Is literary experience of any practical relevance to the clinician? This is the overall question addressed by this investigation, which starts by tracing the historical roots of scientific medicine. These are found to be intimately linked to a form of rationality associated with the scientific revolution of the 17th century and with “modernity”. Medical practice, however, is dependent also on another form of rationality associated with what Stephen Toulmin calls “the epistemology of the biographical”. The very core of clinical medicine is shown to be the clinical encounter, an interpretive meeting where the illness experience is at the centre of attention. The physician can reach the goals of medicine only by developing clinical judgement. Clinical judgement is subjected to close analysis and is assumed to be intimately connected to the form of knowledge Aristotle called phronesis.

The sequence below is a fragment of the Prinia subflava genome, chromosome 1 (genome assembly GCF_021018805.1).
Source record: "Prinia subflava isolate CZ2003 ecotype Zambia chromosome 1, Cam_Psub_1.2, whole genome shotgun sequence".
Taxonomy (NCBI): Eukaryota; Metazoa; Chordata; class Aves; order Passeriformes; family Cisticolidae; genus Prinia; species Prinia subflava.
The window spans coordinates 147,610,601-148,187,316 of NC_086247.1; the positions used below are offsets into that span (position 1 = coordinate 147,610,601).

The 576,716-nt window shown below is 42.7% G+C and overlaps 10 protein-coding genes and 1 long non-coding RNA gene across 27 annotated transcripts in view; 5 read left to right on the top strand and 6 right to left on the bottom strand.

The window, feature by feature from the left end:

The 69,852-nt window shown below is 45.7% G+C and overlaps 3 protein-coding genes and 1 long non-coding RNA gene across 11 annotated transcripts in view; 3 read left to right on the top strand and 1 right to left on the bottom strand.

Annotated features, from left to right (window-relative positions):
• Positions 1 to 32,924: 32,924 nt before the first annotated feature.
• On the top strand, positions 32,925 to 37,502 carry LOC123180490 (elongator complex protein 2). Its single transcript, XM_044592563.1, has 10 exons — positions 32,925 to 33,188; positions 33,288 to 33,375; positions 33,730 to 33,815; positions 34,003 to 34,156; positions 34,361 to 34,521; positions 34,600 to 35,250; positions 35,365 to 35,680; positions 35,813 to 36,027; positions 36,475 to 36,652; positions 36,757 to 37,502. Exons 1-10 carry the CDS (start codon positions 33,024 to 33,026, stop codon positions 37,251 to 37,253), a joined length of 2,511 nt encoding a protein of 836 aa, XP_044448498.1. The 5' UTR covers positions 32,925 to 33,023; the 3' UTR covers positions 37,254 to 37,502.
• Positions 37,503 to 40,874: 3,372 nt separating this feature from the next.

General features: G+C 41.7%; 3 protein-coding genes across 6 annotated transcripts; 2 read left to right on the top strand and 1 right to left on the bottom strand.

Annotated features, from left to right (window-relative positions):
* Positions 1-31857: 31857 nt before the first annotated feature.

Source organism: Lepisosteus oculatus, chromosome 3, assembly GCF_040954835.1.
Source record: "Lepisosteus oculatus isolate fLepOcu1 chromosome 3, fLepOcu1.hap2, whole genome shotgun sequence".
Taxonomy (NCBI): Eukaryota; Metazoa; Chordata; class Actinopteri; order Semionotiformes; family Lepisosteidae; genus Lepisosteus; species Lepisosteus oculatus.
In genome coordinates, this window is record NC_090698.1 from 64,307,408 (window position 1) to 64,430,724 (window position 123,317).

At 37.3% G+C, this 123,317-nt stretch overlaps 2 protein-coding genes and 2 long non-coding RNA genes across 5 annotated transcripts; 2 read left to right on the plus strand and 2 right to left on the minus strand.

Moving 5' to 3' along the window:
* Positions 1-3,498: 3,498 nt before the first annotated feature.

In order to explore how literature – drama, novels, poetry – may be related to clinical judgement, a view of literature is presented that emphasizes literature as an invitation to the reader, to be met responsibly and responsively. Literature carries a potential for a widened experience, for a more nuanced perception of reality – and this potential is suggested to be ethically relevant to the practice of medicine. The “narrative rationality” of a literary text constitutes a complement to the rationality pervading scientific medicine.
The final step in my analysis is a closer exploration of the potential of the literary text to contribute to the growth of clinical judgement, in relation to the challenges of everyday clinical work. Some of the conditions that may facilitate such growth are outlined, but it is also shown that full empirical evidence for the beneficial effects of reading on the clinician reader is beyond reach.